Mehdi Sabraoui takes part in the French-American Doctoral Exchange

A PhD candidate and graduate from the Department of Computer Engineering and Computer Science, Mehdi Sabraoui recently returned from a visit to France as part of the French-American Doctoral Exchange. Sabroui’s work is in the field of cryptographic protocols, which involves ways for industrial controls, including power plants or banking systems, to communicate securely.

“In France, there is a lot of good theoretical research and a lot of applied research and they are separate, but in the United States they are very combined and mixed,” says Sabraoui.

Stateside, Sabraoui is an outsider looking in in terms of his research. While there are plenty of researchers investigating comparable topics, Sabraoui has few peers on his specific niche topic, which made his visit to France that much more important.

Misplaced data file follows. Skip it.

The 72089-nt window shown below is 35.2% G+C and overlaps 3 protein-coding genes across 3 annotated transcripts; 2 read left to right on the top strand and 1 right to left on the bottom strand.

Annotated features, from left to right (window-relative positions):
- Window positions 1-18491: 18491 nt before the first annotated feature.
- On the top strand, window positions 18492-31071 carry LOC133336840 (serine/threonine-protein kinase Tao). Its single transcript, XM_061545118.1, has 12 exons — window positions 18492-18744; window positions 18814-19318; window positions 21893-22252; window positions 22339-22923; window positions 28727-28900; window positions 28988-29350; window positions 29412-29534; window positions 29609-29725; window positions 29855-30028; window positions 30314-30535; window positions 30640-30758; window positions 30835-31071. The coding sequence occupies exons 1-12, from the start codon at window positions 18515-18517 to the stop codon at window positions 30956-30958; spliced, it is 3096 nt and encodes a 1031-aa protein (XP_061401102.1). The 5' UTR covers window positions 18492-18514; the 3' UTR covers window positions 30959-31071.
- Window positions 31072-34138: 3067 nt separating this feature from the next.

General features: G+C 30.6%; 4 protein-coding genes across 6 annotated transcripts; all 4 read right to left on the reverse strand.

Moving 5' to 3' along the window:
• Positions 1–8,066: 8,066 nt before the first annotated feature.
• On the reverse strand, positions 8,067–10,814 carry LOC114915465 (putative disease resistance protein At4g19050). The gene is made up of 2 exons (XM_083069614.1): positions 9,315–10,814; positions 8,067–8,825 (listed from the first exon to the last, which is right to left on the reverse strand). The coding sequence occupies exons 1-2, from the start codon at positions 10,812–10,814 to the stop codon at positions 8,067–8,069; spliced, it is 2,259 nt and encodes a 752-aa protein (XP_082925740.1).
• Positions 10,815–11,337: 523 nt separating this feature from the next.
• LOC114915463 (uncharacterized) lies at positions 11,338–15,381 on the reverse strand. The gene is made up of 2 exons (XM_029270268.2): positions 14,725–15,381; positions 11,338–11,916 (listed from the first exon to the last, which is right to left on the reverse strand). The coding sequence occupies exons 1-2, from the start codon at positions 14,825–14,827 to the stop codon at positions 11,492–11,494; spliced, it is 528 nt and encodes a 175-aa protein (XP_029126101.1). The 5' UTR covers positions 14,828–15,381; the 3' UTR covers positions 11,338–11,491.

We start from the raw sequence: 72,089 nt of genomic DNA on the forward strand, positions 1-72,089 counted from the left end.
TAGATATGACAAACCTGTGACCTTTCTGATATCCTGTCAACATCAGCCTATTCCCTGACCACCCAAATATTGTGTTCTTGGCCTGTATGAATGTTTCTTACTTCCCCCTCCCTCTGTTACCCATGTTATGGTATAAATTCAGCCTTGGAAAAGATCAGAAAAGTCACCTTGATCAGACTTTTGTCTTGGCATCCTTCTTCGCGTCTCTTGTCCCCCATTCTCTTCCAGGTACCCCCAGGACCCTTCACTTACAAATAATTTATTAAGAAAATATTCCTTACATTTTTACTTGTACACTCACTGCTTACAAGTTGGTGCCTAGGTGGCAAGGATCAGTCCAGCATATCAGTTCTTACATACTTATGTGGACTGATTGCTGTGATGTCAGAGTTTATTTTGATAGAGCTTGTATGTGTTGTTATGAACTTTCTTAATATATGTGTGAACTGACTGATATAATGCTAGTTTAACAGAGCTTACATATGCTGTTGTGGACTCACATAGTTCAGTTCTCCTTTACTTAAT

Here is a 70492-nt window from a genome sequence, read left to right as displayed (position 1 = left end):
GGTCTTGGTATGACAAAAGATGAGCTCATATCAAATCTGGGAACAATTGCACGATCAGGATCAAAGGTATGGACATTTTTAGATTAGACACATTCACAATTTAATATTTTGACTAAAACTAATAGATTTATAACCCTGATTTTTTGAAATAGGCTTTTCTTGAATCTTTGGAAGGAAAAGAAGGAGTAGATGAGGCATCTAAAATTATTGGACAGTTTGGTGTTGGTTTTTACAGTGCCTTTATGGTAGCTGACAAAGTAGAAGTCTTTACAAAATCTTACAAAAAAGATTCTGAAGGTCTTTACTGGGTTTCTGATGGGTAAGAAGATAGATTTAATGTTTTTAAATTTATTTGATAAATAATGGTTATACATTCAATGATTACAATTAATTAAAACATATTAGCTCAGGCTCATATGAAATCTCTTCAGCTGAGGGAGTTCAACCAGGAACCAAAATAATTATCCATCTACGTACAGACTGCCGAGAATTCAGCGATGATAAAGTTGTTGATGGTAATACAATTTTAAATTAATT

“France is a hotbed of cryptography; half of their research goes to cryptography,” he explains. “Why France does cryptography specifically, I think is that they have a long academic history of math. There is a heavy history, a heavy base of mathematics there in France.”

Given the emphasis on cryptographic research, France was an enlightening experience for Sabroui, who returned inspired to push harder.

“They were all friendly. Some were intimidating, but that’s probably in my own head. Not the students, but the researchers in their labs. It was easy to feel incompetent. It’s certainly humbling. I came back and was overwhelmed –in a good way- with what to do next. So many paths to go down, so many papers to read, being able to bring home all these ideas. My researchers here, they’re great at security, but my area is a little outsider of theirs, so going to France was super special.”